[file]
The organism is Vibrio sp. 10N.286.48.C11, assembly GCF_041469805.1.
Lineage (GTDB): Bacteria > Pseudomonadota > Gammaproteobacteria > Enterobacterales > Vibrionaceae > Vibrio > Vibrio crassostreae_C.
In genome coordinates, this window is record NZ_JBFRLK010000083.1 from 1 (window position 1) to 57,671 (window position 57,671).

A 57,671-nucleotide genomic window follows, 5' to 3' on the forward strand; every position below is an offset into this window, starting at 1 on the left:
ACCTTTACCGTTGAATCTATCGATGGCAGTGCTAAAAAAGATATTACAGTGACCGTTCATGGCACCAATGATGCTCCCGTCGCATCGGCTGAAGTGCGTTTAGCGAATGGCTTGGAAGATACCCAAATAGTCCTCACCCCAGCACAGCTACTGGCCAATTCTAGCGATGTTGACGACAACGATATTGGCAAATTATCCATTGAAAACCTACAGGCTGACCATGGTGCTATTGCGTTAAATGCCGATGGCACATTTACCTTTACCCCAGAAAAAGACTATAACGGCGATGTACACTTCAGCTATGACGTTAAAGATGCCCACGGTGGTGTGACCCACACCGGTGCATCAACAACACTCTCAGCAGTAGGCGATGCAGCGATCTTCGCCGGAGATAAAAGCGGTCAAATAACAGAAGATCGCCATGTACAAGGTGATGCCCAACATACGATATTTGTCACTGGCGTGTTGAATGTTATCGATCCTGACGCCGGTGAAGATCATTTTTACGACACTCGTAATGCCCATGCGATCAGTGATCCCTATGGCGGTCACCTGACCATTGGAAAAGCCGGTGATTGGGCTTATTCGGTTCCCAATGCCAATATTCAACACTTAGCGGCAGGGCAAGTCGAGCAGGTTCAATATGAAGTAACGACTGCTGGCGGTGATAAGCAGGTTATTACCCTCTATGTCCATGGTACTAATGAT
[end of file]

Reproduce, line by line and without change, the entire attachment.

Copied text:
The organism is Vibrio sp. 10N.286.48.C11, assembly GCF_041469805.1.
Lineage (GTDB): Bacteria > Pseudomonadota > Gammaproteobacteria > Enterobacterales > Vibrionaceae > Vibrio > Vibrio crassostreae_C.
In genome coordinates, this window is record NZ_JBFRLK010000083.1 from 1 (window position 1) to 57,671 (window position 57,671).

A 57,671-nucleotide genomic window follows, 5' to 3' on the forward strand; every position below is an offset into this window, starting at 1 on the left:
ACCTTTACCGTTGAATCTATCGATGGCAGTGCTAAAAAAGATATTACAGTGACCGTTCATGGCACCAATGATGCTCCCGTCGCATCGGCTGAAGTGCGTTTAGCGAATGGCTTGGAAGATACCCAAATAGTCCTCACCCCAGCACAGCTACTGGCCAATTCTAGCGATGTTGACGACAACGATATTGGCAAATTATCCATTGAAAACCTACAGGCTGACCATGGTGCTATTGCGTTAAATGCCGATGGCACATTTACCTTTACCCCAGAAAAAGACTATAACGGCGATGTACACTTCAGCTATGACGTTAAAGATGCCCACGGTGGTGTGACCCACACCGGTGCATCAACAACACTCTCAGCAGTAGGCGATGCAGCGATCTTCGCCGGAGATAAAAGCGGTCAAATAACAGAAGATCGCCATGTACAAGGTGATGCCCAACATACGATATTTGTCACTGGCGTGTTGAATGTTATCGATCCTGACGCCGGTGAAGATCATTTTTACGACACTCGTAATGCCCATGCGATCAGTGATCCCTATGGCGGTCACCTGACCATTGGAAAAGCCGGTGATTGGGCTTATTCGGTTCCCAATGCCAATATTCAACACTTAGCGGCAGGGCAAGTCGAGCAGGTTCAATATGAAGTAACGACTGCTGGCGGTGATAAGCAGGTTATTACCCTCTATGTCCATGGTACTAATGAT